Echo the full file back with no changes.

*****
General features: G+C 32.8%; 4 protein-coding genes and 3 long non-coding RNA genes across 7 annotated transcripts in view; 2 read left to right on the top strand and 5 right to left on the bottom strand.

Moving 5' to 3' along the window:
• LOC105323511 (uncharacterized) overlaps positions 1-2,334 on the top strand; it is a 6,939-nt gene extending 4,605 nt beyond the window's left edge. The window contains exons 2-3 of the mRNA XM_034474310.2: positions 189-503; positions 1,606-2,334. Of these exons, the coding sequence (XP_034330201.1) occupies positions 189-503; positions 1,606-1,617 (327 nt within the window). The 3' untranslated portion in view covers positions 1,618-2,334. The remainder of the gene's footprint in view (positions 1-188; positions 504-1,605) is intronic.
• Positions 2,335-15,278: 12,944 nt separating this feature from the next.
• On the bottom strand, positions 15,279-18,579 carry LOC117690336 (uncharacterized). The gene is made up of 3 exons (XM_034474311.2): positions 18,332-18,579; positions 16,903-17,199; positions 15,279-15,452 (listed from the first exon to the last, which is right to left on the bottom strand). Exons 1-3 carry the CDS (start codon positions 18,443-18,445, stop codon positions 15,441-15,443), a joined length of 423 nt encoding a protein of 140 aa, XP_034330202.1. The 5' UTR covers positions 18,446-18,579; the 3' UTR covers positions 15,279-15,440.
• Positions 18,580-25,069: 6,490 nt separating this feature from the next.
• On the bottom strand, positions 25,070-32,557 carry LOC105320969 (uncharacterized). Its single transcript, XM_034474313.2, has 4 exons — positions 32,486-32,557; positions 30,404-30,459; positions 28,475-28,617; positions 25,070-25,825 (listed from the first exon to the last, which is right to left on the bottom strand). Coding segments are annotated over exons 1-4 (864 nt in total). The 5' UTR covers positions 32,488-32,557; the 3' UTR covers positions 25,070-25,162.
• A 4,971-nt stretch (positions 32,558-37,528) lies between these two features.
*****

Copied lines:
General features: G+C 32.8%; 4 protein-coding genes and 3 long non-coding RNA genes across 7 annotated transcripts in view; 2 read left to right on the top strand and 5 right to left on the bottom strand.

Moving 5' to 3' along the window:
• LOC105323511 (uncharacterized) overlaps positions 1-2,334 on the top strand; it is a 6,939-nt gene extending 4,605 nt beyond the window's left edge. The window contains exons 2-3 of the mRNA XM_034474310.2: positions 189-503; positions 1,606-2,334. Of these exons, the coding sequence (XP_034330201.1) occupies positions 189-503; positions 1,606-1,617 (327 nt within the window). The 3' untranslated portion in view covers positions 1,618-2,334. The remainder of the gene's footprint in view (positions 1-188; positions 504-1,605) is intronic.
• Positions 2,335-15,278: 12,944 nt separating this feature from the next.
• On the bottom strand, positions 15,279-18,579 carry LOC117690336 (uncharacterized). The gene is made up of 3 exons (XM_034474311.2): positions 18,332-18,579; positions 16,903-17,199; positions 15,279-15,452 (listed from the first exon to the last, which is right to left on the bottom strand). Exons 1-3 carry the CDS (start codon positions 18,443-18,445, stop codon positions 15,441-15,443), a joined length of 423 nt encoding a protein of 140 aa, XP_034330202.1. The 5' UTR covers positions 18,446-18,579; the 3' UTR covers positions 15,279-15,440.
• Positions 18,580-25,069: 6,490 nt separating this feature from the next.
• On the bottom strand, positions 25,070-32,557 carry LOC105320969 (uncharacterized). Its single transcript, XM_034474313.2, has 4 exons — positions 32,486-32,557; positions 30,404-30,459; positions 28,475-28,617; positions 25,070-25,825 (listed from the first exon to the last, which is right to left on the bottom strand). Coding segments are annotated over exons 1-4 (864 nt in total). The 5' UTR covers positions 32,488-32,557; the 3' UTR covers positions 25,070-25,162.
• A 4,971-nt stretch (positions 32,558-37,528) lies between these two features.